A major focus of this research effort should be on understanding the connections between harm suffered from climate events and political and social outcomes of security concern. These connections, which are arguably the most important aspects of climate change from a national security perspective, have received relatively little scientific attention until now. The disaster research community, which has been the locus of research on the political effects of climate events, has not been well connected to the climate research community. Nevertheless, the available research strongly suggests some plausible hypotheses to examine, such as the one above concerning seven factors that may link climate events to political conflict and instability. Efforts should be made to test such hypotheses systematically against historical data and, as climate change proceeds, against experience. There is also a need for fundamental research on some of the concepts that link harm to political outcomes.

Although there is extensive research on some of the factors influencing the vulnerability of populations to singular climatic events of various kinds, further investigation is needed to identify factors that influence vulnerability to sequences of events, such as repeated extreme precipitation events or linked physical and biological events driven by climate processes, and to events that occur in distant regions and disrupt food, energy, or strategic-product supply chains. There is also a need to develop real-time, local-scale metrics of key economic, social, and political components of vulnerability, as discussed further in Chapter 6 and Appendix E.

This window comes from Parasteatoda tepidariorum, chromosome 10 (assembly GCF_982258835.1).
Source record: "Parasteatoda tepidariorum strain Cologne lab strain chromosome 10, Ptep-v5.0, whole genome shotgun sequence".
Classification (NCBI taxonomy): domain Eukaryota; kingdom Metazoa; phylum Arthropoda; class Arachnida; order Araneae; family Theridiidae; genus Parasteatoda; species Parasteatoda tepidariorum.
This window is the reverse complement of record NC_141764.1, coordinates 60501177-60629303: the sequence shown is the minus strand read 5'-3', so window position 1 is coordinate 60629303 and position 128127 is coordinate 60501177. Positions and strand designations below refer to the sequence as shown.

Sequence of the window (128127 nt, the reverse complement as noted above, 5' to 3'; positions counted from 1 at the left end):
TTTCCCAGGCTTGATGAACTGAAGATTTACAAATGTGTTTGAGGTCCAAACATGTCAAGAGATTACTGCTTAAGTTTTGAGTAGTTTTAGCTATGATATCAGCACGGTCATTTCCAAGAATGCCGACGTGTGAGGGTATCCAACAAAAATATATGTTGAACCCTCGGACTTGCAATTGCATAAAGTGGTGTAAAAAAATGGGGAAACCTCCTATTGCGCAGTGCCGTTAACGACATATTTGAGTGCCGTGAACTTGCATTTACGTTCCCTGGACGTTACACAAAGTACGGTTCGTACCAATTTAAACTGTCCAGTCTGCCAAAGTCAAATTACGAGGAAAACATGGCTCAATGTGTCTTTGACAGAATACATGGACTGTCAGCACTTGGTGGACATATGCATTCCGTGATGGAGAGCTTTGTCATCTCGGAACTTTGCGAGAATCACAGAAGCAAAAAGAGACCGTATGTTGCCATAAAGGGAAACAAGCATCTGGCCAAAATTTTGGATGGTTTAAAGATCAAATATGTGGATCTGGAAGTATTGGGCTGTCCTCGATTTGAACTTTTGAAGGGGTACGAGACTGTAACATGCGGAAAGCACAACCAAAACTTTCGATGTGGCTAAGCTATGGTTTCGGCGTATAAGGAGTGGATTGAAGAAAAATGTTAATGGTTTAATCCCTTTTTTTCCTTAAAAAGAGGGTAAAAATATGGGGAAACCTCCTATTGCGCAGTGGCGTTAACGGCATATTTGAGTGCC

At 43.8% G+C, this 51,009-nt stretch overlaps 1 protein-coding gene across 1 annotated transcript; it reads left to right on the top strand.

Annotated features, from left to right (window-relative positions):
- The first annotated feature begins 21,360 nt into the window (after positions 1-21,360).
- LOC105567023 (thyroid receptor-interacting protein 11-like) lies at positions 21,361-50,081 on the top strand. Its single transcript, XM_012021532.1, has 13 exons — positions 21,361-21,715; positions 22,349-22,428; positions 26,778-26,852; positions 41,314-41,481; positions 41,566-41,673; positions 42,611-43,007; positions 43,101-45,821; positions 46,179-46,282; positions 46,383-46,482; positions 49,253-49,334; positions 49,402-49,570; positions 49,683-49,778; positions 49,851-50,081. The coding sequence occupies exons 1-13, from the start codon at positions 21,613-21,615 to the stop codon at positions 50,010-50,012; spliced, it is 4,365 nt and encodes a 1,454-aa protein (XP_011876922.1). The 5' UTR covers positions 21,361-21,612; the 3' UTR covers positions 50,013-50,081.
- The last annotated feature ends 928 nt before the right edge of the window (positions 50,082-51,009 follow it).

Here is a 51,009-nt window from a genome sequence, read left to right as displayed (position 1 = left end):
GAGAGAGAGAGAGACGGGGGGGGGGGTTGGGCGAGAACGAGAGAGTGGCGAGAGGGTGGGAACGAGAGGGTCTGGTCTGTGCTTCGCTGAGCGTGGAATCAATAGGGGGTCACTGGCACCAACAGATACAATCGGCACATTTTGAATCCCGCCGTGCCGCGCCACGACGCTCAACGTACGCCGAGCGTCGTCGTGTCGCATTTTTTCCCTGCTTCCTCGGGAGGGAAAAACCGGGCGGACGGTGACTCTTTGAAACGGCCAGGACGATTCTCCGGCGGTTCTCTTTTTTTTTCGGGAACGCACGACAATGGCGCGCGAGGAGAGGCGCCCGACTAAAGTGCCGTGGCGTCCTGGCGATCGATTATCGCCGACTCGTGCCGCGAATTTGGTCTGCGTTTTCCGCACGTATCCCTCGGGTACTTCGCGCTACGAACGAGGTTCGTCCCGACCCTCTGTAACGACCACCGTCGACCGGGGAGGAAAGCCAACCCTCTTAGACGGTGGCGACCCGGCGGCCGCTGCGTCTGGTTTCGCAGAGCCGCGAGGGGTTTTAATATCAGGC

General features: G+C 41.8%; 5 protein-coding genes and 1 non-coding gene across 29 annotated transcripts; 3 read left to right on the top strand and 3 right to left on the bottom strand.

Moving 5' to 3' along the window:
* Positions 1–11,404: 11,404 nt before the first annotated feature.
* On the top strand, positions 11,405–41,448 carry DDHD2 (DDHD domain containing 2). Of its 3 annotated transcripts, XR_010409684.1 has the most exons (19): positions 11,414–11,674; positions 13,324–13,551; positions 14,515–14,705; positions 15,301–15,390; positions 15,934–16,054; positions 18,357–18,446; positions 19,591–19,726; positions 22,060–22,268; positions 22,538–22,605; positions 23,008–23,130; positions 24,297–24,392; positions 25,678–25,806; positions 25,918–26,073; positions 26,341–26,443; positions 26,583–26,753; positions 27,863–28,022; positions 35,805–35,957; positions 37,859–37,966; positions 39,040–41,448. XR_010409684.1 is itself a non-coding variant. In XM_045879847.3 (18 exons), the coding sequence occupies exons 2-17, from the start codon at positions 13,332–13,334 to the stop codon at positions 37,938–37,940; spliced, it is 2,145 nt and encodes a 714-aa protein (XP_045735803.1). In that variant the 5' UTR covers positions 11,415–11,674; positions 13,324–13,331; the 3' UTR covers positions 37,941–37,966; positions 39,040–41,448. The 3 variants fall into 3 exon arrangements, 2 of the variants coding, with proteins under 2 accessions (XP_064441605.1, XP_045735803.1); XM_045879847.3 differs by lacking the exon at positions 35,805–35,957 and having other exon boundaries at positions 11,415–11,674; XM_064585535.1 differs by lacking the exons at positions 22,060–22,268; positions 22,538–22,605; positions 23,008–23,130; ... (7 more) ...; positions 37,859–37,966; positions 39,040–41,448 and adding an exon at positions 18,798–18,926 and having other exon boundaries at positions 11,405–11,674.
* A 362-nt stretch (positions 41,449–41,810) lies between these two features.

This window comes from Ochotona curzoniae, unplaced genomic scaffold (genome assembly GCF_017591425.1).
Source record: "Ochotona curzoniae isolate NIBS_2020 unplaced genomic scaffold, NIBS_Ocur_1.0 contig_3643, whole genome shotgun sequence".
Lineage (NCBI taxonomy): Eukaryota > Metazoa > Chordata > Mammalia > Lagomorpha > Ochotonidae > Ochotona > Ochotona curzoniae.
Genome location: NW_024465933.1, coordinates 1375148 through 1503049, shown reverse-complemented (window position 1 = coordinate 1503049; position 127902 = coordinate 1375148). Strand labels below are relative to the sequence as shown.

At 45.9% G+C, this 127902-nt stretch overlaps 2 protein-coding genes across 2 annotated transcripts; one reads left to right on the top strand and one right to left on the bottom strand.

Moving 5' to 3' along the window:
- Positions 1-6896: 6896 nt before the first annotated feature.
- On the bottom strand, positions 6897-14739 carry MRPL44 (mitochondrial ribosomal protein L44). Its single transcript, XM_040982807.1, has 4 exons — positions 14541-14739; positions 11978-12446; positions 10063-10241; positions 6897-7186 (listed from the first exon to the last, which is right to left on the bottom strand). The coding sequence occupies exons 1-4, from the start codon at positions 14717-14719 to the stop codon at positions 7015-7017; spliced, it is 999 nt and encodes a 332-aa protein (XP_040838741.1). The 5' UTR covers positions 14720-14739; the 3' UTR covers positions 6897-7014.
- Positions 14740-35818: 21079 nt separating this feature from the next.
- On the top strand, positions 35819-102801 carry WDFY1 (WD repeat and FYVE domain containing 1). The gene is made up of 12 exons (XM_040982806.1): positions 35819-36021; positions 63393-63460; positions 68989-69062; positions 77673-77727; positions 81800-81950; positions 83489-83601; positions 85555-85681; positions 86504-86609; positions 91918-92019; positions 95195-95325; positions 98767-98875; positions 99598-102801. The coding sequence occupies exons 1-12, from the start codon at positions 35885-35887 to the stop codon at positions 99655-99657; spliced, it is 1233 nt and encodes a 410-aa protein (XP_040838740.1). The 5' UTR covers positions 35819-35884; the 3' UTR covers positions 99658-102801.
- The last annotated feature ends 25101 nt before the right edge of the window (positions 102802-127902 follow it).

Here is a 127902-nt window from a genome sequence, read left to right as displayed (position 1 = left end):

This research will need to use various methods and approaches. For example, given the complex and contingent relationships between climate events and such consequences as socioeconomic stress and political instability, a systematic set of longitudinal case studies is needed of the effects of climate events, using an explicit and common conceptual framework. These case studies need to cover at least five years post-impact and to include cases where an extreme event or several events produce no evidence of major so-cioeconomic or political stresses (“null” cases). The cases should cover all hazard types, with a special subset on climate-related hazard types. There is also a need for relatively large-N quantitative studies that focus on types and levels of disruptive events; mediating variables related to vulnerability, coping, and response that track multiple time periods; and ensuing internal political unrest, instability, or violence. There is also a need for cross-national, cross-cultural, and longitudinal public opinion research related to pre-event risk reduction and post-event coping, emergency response, and recovery in order to gain understanding of the factors affecting perceptions of adequacy of response.

We note that the needed knowledge tends to come from different communities of experts, which will need to communicate with each other but do

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